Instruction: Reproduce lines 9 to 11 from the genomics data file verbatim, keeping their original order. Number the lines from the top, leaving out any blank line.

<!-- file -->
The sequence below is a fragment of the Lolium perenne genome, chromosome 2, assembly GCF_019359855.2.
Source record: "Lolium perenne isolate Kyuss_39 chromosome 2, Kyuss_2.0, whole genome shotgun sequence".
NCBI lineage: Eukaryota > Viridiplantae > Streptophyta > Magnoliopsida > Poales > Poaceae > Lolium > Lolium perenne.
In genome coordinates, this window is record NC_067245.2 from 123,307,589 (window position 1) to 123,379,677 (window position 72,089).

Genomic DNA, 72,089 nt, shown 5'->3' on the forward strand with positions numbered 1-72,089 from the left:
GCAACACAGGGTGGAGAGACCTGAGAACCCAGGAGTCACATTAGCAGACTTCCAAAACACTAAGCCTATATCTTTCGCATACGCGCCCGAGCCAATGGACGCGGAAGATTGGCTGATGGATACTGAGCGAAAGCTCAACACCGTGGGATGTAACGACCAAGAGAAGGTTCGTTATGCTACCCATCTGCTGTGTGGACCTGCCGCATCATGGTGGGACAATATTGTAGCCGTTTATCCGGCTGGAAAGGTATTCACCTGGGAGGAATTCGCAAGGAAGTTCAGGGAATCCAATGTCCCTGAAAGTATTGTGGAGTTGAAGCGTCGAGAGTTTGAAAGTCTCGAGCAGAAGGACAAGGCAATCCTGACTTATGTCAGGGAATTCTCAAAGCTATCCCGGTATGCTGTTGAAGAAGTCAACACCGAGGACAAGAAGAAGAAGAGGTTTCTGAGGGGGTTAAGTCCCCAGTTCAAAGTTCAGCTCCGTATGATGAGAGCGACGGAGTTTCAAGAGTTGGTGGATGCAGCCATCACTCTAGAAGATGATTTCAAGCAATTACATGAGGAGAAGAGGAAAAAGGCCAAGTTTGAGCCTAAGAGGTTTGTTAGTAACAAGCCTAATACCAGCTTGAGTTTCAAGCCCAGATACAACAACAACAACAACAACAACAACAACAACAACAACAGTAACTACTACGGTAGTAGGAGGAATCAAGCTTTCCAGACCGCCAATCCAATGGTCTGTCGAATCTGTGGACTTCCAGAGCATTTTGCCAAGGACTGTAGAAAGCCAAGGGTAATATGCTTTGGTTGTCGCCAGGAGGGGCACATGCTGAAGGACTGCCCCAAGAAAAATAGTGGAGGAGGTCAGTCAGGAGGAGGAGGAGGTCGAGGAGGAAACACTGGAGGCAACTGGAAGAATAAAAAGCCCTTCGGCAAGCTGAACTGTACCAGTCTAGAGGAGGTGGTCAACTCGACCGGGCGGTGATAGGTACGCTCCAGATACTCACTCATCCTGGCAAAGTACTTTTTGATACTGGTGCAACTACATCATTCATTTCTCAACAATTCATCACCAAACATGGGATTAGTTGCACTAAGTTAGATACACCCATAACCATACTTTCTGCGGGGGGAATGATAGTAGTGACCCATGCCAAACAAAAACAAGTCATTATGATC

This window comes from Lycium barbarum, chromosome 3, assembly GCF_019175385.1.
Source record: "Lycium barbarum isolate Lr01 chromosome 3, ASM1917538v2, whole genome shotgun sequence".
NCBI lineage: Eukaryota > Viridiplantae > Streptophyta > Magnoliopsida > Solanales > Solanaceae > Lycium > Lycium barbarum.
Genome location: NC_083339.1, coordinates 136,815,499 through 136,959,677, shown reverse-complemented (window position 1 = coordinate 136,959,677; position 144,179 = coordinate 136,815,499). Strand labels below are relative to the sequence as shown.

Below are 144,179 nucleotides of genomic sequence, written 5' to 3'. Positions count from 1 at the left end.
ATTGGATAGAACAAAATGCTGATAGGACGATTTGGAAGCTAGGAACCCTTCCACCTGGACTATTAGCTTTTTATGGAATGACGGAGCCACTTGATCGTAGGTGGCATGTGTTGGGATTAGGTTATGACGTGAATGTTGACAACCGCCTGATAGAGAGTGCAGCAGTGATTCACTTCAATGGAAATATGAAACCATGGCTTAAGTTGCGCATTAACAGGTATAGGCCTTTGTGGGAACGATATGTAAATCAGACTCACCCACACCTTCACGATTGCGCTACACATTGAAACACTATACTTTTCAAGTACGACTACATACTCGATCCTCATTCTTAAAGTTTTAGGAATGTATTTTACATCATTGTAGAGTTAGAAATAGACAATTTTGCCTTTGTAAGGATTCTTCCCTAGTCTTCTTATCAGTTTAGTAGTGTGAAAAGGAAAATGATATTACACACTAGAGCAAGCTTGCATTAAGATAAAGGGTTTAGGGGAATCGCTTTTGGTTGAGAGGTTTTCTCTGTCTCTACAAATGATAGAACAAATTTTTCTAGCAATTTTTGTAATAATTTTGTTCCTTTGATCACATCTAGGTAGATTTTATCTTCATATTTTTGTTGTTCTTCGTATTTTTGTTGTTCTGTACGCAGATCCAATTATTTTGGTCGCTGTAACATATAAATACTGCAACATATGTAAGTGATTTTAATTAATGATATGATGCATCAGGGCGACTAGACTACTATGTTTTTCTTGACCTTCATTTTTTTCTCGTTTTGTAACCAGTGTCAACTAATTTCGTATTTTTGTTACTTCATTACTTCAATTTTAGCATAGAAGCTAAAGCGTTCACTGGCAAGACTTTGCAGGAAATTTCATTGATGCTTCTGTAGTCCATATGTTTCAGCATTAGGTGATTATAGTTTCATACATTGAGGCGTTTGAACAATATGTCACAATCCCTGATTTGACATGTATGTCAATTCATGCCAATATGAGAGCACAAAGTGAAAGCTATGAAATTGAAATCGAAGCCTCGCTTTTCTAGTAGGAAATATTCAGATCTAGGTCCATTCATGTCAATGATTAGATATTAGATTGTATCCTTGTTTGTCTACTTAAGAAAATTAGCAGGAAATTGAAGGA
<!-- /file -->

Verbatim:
NCBI lineage: Eukaryota > Viridiplantae > Streptophyta > Magnoliopsida > Solanales > Solanaceae > Lycium > Lycium barbarum.
Genome location: NC_083339.1, coordinates 136,815,499 through 136,959,677, shown reverse-complemented (window position 1 = coordinate 136,959,677; position 144,179 = coordinate 136,815,499). Strand labels below are relative to the sequence as shown.

Below are 144,179 nucleotides of genomic sequence, written 5' to 3'. Positions count from 1 at the left end.